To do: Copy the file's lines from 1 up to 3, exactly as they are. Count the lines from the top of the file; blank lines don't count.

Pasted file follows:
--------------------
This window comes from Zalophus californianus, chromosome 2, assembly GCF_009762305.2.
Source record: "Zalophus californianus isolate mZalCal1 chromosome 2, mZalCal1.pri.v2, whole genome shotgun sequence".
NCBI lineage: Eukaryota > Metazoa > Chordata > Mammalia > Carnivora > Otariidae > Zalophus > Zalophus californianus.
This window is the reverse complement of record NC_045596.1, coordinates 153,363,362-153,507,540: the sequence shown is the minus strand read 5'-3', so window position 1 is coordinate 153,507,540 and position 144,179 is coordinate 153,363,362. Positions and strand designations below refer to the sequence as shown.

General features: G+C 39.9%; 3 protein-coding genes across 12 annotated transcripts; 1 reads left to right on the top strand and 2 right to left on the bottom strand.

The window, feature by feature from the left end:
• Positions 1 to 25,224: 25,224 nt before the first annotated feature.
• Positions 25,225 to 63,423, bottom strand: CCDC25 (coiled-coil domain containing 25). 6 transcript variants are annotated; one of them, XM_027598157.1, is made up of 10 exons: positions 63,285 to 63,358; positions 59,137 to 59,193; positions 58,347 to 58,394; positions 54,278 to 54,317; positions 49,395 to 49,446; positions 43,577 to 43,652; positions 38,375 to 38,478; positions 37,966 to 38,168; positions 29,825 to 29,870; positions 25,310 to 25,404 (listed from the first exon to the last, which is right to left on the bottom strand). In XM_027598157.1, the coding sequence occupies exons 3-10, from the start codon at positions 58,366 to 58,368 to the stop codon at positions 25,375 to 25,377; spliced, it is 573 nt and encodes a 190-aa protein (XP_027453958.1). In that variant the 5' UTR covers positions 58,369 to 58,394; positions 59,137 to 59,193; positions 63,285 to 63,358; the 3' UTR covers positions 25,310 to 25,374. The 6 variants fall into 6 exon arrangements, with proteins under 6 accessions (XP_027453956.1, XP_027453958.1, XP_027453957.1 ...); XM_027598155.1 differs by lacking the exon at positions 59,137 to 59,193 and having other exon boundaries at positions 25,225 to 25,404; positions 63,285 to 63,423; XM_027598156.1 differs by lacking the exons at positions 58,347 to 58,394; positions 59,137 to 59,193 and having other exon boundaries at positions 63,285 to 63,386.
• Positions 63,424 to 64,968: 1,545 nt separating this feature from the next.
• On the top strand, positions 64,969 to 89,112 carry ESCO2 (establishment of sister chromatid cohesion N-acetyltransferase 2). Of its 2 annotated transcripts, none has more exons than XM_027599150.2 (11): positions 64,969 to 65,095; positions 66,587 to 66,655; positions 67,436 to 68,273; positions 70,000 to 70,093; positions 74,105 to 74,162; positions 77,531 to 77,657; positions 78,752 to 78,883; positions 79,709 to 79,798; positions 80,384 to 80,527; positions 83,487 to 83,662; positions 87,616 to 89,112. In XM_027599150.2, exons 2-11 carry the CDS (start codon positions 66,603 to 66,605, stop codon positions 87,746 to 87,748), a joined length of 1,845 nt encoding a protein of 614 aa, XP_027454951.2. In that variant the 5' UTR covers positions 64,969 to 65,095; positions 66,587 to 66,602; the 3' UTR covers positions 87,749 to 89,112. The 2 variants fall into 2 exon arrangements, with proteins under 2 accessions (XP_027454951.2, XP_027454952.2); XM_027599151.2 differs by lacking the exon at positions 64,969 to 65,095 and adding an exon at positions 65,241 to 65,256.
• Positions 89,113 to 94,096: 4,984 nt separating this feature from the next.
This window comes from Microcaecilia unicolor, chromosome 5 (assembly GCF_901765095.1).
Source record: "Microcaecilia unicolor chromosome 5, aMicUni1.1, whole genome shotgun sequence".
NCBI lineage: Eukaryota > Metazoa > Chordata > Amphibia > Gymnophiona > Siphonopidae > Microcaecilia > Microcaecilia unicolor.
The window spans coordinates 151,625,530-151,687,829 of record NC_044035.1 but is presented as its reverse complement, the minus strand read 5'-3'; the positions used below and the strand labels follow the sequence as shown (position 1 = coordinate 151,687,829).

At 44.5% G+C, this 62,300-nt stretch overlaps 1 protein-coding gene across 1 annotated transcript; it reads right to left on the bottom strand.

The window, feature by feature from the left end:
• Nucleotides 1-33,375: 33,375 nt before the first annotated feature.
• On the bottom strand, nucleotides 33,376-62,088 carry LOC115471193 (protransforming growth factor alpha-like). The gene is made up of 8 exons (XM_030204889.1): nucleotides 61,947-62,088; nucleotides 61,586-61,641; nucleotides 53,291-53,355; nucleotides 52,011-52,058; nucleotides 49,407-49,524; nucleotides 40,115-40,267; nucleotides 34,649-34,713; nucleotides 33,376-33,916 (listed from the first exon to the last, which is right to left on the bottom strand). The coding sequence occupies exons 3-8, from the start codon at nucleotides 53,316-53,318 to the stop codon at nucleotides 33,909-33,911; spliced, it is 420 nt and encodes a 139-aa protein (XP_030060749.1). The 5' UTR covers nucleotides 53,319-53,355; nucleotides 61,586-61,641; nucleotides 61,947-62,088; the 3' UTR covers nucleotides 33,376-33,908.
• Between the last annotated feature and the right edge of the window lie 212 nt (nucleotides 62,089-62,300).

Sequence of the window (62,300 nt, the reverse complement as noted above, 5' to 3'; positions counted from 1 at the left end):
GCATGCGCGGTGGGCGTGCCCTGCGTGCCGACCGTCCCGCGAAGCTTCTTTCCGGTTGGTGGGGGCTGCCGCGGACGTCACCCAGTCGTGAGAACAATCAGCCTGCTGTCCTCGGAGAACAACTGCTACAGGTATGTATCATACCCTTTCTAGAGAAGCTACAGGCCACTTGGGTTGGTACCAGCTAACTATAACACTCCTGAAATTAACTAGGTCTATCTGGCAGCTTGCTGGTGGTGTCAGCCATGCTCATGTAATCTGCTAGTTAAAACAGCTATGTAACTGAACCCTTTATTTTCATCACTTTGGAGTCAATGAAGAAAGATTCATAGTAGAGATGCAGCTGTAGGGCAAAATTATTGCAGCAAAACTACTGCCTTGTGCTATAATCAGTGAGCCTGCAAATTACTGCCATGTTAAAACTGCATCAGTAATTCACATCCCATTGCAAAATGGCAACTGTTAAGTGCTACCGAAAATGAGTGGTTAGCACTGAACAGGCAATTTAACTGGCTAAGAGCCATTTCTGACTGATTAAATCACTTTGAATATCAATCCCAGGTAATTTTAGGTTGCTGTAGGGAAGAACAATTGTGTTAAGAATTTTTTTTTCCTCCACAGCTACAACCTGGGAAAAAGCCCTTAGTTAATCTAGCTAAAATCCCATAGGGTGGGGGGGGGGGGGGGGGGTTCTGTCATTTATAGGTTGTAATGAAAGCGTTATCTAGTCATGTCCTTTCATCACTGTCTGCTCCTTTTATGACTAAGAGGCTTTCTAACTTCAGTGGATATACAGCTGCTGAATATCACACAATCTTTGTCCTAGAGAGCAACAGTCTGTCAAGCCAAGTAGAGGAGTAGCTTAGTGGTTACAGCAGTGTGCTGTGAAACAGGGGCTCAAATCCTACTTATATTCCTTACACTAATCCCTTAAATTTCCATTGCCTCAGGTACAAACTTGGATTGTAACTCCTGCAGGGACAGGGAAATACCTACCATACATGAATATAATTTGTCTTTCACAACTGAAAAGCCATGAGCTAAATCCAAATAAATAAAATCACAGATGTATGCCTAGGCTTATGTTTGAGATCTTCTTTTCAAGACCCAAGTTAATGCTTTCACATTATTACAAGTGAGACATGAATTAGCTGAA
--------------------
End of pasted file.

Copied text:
This window comes from Zalophus californianus, chromosome 2, assembly GCF_009762305.2.
Source record: "Zalophus californianus isolate mZalCal1 chromosome 2, mZalCal1.pri.v2, whole genome shotgun sequence".
NCBI lineage: Eukaryota > Metazoa > Chordata > Mammalia > Carnivora > Otariidae > Zalophus > Zalophus californianus.